Make your life rich without money
- Tuesday, November 17, 1998
Six things that characterize the richest people on earth:
- Rich people know the speed limit. Most of us know what makes our lives rich. We know what brings us joy, what glues a permanent smile to our faces. The trouble is, we're driving too fast to notice. We're too busy working overtime, meeting deadlines, running stoplights; the things that make life rich are lost in the blur. Rich people pull out of the fast lane and look around for the answers.
- Rich people hit curveballs. Their lives have not been the easiest. They don't always pick up the phone and hear good news, or respond with grace to every crisis. But they are learning how to stand in the batter's box and take a swing when life throws them a curveball. They are learning where to turn when the road starts to wind unexpectedly.
- Rich people are people people. C. S. Lewis said that "Friendship is the greatest of worldly goods." At its best, companionship deepens our joy, lightens our load, and brightens our paths. But, face it, friendships end. Marriages dissolve. People disappoint. Rich people still reach out to others, even when they've been disappointed or hurt.
- Rich people know where the buck stops. It is important to know what money can - and cannot - buy. Money can buy nice houses, but not a home; a fancy bed, but not a peaceful sleep; companions, but not friends; sex, but not love; new cars, but not safety; pills, but not health, fun but not fulfillment. The apostle Paul said, "I have learned in whatever state I am to be content."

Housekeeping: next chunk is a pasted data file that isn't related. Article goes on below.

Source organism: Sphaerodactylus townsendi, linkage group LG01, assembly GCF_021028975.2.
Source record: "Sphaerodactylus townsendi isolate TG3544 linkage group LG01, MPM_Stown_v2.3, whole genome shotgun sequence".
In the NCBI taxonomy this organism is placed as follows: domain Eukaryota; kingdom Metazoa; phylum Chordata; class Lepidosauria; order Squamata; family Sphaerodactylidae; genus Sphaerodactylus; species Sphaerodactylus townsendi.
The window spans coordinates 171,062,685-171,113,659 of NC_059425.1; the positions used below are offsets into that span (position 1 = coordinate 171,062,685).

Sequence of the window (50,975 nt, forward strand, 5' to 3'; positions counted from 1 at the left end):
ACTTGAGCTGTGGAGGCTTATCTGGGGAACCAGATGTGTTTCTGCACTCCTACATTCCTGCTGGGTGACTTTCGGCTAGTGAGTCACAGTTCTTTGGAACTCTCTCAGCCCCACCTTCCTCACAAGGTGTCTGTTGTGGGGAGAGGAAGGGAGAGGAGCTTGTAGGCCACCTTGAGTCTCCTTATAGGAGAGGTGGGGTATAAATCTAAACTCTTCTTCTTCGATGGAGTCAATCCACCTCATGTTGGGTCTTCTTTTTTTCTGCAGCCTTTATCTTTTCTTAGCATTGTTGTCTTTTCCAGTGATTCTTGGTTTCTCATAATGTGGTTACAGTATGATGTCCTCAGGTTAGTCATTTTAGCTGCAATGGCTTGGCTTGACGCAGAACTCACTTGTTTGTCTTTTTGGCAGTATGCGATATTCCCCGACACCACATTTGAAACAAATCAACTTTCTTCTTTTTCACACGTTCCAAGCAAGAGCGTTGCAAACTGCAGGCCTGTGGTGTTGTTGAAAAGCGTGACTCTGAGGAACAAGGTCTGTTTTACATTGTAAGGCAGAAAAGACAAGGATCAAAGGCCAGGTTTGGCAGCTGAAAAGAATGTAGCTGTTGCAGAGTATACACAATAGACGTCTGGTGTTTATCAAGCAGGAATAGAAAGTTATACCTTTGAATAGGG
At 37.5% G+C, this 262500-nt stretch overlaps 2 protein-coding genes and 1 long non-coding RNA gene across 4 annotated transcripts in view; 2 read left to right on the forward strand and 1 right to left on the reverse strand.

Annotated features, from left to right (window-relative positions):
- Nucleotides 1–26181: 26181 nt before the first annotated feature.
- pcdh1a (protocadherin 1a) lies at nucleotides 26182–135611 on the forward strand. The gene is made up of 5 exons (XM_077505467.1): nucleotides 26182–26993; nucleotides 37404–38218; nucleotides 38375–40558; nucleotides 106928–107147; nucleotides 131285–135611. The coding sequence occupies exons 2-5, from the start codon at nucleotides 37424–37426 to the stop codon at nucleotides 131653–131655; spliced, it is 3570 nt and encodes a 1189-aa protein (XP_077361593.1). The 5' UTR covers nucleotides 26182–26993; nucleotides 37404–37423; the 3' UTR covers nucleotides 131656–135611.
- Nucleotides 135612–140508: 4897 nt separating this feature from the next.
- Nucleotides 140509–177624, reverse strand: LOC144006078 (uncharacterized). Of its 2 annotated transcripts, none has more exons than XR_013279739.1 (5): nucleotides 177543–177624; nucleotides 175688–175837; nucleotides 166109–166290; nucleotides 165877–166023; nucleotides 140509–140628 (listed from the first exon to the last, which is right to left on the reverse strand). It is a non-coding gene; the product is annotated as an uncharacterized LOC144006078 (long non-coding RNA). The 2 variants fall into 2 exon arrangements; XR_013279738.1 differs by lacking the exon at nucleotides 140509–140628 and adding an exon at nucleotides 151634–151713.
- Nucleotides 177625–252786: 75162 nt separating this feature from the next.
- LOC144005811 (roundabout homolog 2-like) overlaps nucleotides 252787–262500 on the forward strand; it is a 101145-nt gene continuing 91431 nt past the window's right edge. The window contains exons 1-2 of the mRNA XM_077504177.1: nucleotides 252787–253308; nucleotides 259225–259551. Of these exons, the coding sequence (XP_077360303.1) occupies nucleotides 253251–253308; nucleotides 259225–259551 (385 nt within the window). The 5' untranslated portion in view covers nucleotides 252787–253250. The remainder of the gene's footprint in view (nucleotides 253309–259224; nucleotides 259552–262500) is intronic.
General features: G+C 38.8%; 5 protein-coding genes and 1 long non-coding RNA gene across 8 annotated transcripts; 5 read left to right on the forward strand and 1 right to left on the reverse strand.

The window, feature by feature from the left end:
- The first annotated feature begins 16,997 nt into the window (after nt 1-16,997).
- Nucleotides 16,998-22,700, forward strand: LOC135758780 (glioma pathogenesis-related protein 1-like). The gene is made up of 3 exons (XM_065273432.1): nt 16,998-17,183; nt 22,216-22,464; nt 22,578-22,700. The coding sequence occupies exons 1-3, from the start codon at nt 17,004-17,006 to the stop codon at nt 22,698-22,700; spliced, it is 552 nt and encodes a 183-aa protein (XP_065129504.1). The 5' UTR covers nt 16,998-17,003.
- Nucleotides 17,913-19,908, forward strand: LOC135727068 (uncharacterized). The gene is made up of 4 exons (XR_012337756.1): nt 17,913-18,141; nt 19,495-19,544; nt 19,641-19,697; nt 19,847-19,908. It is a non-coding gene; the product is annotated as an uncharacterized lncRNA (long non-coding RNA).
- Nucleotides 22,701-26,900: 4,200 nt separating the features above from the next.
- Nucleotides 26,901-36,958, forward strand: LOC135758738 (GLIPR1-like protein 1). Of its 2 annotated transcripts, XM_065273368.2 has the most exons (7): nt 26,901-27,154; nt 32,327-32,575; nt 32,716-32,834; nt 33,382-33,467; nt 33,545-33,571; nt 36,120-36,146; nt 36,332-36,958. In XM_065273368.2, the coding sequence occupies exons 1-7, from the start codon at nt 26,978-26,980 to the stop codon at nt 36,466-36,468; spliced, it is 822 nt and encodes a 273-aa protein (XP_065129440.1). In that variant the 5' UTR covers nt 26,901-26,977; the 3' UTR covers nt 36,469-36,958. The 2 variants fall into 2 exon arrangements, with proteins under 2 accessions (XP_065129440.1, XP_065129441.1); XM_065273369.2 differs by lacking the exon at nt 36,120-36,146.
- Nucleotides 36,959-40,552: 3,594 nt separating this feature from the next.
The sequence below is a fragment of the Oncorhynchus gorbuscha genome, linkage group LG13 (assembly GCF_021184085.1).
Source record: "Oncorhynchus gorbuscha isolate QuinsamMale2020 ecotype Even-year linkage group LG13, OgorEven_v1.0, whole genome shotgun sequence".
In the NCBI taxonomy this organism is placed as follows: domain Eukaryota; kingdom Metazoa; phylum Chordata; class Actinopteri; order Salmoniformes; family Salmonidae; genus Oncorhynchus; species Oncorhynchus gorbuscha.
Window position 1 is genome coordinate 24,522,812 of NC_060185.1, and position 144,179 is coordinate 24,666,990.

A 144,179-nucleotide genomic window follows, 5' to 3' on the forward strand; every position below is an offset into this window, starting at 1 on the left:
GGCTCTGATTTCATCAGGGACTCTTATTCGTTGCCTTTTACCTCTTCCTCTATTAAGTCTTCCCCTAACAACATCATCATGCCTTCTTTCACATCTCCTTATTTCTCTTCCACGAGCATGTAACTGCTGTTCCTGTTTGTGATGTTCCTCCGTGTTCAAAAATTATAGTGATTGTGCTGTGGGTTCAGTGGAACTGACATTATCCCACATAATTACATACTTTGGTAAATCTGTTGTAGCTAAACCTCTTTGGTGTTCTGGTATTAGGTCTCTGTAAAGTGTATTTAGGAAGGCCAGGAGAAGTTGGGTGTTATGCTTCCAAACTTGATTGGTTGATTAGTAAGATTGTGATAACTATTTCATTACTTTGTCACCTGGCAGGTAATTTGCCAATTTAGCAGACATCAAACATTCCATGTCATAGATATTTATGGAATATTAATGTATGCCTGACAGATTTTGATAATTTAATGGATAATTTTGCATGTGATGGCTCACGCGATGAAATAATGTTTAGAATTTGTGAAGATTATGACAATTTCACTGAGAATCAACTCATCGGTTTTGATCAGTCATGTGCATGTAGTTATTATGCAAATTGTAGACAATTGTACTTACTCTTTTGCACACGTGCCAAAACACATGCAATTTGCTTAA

- Rich people leave the right things behind. When we leave this earth, we won't take anything with us. Some will leave an inheritance of wealth. But the greatest legacy we can leave behind are our footprints - everywhere we go. Grace-full footprints. Footprints of encouragement. Of kindness. Of forgiveness. Of love. Footprints that others will want to follow.
- Rich people have the last laugh. Some people do their darndest to bring us "back to earth," focusing on the bad times. But although times may be bad, they are the only times we have. It's much better to spend time playing ball with your kids, or planting a tree, than to be depressing yourself - and others - with unfulfilled dreams or regrets. In the darkest of times, rich people know that the best is yet to come...heaven.
From Making Life Rich Without Any Money by Phil Callaway, copyright (c) 1998. Used by permission of Harvest House Publishers, Eugene, Ore.
Phil Callaway, called "Dave Barry with a message," is known worldwide for his humorous, yet perceptive, look at the Christian life. He has written Honey, I Dunked the Kids, Daddy, I Blew Up the Shed, and The Total Christian Guy. Phil began Servant magazine, in 1988, with readers in more than 100 countries. He teaches creative writing at Prairie Bible Institute in Canada. He lives in Three Hills, Alberta, with his wife, Ramona, and their three children.
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